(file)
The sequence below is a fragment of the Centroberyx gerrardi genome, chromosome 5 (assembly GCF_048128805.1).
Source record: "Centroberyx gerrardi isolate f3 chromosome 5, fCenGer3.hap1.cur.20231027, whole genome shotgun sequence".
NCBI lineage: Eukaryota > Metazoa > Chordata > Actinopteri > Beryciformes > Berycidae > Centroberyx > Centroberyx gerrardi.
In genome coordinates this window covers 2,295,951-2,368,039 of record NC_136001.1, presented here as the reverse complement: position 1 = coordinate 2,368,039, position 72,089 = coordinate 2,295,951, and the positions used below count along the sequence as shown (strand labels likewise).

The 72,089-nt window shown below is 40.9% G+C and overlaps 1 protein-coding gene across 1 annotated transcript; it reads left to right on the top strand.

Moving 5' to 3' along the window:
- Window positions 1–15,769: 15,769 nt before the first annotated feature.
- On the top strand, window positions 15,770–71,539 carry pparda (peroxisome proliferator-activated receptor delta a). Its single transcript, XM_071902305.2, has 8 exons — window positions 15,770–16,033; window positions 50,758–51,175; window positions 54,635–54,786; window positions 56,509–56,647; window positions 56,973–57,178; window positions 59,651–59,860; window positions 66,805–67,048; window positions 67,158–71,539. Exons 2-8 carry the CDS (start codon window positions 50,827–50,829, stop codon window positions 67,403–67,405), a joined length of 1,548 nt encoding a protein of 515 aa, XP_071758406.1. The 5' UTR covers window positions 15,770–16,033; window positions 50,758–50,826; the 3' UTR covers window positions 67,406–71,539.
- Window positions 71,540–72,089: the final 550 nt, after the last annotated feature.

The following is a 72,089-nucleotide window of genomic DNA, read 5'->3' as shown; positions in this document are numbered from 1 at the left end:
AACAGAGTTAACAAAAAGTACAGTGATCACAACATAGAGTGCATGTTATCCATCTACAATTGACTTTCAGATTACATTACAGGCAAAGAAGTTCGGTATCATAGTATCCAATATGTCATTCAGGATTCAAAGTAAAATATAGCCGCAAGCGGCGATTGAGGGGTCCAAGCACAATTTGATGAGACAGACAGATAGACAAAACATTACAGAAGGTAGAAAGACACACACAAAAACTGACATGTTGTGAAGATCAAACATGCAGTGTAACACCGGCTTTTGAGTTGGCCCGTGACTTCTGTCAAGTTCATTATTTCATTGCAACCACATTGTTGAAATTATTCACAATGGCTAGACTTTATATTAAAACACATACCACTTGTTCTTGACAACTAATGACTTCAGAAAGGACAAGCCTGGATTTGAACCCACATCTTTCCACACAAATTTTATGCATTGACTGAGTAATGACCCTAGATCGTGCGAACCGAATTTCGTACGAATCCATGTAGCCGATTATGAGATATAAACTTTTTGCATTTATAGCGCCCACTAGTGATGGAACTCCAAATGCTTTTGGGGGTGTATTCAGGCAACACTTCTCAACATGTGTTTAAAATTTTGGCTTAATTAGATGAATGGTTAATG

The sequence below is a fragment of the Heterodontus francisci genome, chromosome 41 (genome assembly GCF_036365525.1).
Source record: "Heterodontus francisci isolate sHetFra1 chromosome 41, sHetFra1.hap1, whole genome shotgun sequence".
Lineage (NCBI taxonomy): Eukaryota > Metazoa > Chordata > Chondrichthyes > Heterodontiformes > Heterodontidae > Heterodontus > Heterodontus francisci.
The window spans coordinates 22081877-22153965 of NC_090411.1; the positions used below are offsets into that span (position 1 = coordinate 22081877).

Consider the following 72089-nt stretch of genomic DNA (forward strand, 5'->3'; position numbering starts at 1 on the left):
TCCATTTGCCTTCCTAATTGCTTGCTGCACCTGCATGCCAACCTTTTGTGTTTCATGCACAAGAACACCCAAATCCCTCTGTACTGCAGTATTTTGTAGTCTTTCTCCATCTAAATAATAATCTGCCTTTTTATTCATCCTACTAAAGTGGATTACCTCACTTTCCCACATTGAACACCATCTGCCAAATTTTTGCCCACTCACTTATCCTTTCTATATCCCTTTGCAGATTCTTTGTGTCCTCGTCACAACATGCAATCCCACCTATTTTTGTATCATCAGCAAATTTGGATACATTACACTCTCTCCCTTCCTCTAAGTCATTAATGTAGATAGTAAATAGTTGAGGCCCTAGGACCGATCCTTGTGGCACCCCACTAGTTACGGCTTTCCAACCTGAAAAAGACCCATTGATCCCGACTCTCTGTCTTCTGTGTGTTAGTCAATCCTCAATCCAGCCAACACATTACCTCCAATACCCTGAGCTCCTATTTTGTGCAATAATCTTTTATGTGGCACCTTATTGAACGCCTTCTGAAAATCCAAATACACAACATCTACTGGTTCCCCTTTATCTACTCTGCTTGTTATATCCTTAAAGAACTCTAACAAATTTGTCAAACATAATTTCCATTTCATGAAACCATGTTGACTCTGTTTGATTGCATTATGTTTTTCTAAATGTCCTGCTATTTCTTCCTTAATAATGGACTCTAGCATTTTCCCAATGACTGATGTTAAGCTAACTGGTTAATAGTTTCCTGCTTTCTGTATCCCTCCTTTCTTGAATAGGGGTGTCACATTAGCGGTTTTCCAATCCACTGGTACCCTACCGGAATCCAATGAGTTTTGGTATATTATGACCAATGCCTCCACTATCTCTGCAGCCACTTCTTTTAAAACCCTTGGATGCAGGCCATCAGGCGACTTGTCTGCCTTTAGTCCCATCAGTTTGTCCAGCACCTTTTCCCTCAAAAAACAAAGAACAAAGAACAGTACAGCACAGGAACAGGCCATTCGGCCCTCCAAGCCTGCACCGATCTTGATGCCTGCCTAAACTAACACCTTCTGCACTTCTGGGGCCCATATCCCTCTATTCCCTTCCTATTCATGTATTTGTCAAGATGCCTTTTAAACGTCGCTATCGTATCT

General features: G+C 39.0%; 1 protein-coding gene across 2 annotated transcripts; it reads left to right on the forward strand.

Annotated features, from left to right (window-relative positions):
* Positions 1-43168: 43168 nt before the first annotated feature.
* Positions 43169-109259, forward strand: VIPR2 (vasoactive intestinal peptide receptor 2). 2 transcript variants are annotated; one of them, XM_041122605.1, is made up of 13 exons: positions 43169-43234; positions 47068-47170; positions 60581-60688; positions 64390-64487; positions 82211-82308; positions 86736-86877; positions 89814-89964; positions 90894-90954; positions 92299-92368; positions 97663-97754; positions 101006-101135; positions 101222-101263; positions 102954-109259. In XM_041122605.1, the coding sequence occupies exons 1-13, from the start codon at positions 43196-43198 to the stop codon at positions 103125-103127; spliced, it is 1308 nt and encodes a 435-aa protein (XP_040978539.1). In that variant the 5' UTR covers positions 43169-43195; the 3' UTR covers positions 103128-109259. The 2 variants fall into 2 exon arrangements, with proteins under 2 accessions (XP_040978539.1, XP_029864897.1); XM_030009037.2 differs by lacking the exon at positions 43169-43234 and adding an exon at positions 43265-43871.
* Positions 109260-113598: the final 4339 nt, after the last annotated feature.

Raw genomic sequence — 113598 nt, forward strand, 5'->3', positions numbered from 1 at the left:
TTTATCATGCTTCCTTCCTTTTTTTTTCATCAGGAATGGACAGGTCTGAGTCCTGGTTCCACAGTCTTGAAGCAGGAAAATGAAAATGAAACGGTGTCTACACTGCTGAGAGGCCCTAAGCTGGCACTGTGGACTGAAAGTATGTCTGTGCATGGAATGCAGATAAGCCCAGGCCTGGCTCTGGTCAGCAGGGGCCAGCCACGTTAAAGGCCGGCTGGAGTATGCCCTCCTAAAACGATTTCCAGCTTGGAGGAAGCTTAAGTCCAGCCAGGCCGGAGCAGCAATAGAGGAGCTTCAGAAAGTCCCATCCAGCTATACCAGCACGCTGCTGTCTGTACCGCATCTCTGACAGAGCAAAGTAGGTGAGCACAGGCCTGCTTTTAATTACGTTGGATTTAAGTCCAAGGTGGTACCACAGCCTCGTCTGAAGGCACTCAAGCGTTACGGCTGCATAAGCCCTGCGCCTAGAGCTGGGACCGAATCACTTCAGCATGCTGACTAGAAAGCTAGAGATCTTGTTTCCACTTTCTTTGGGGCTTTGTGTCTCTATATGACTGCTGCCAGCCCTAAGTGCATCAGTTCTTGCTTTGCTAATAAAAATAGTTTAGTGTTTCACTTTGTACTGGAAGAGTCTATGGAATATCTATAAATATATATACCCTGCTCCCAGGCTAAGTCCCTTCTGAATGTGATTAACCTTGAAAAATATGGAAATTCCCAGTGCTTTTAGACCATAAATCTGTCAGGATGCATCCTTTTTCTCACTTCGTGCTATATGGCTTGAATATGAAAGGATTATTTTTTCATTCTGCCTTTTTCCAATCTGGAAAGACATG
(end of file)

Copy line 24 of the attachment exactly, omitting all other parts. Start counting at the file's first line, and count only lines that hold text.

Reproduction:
TTTATCATGCTTCCTTCCTTTTTTTTTCATCAGGAATGGACAGGTCTGAGTCCTGGTTCCACAGTCTTGAAGCAGGAAAATGAAAATGAAACGGTGTCTACACTGCTGAGAGGCCCTAAGCTGGCACTGTGGACTGAAAGTATGTCTGTGCATGGAATGCAGATAAGCCCAGGCCTGGCTCTGGTCAGCAGGGGCCAGCCACGTTAAAGGCCGGCTGGAGTATGCCCTCCTAAAACGATTTCCAGCTTGGAGGAAGCTTAAGTCCAGCCAGGCCGGAGCAGCAATAGAGGAGCTTCAGAAAGTCCCATCCAGCTATACCAGCACGCTGCTGTCTGTACCGCATCTCTGACAGAGCAAAGTAGGTGAGCACAGGCCTGCTTTTAATTACGTTGGATTTAAGTCCAAGGTGGTACCACAGCCTCGTCTGAAGGCACTCAAGCGTTACGGCTGCATAAGCCCTGCGCCTAGAGCTGGGACCGAATCACTTCAGCATGCTGACTAGAAAGCTAGAGATCTTGTTTCCACTTTCTTTGGGGCTTTGTGTCTCTATATGACTGCTGCCAGCCCTAAGTGCATCAGTTCTTGCTTTGCTAATAAAAATAGTTTAGTGTTTCACTTTGTACTGGAAGAGTCTATGGAATATCTATAAATATATATACCCTGCTCCCAGGCTAAGTCCCTTCTGAATGTGATTAACCTTGAAAAATATGGAAATTCCCAGTGCTTTTAGACCATAAATCTGTCAGGATGCATCCTTTTTCTCACTTCGTGCTATATGGCTTGAATATGAAAGGATTATTTTTTCATTCTGCCTTTTTCCAATCTGGAAAGACATG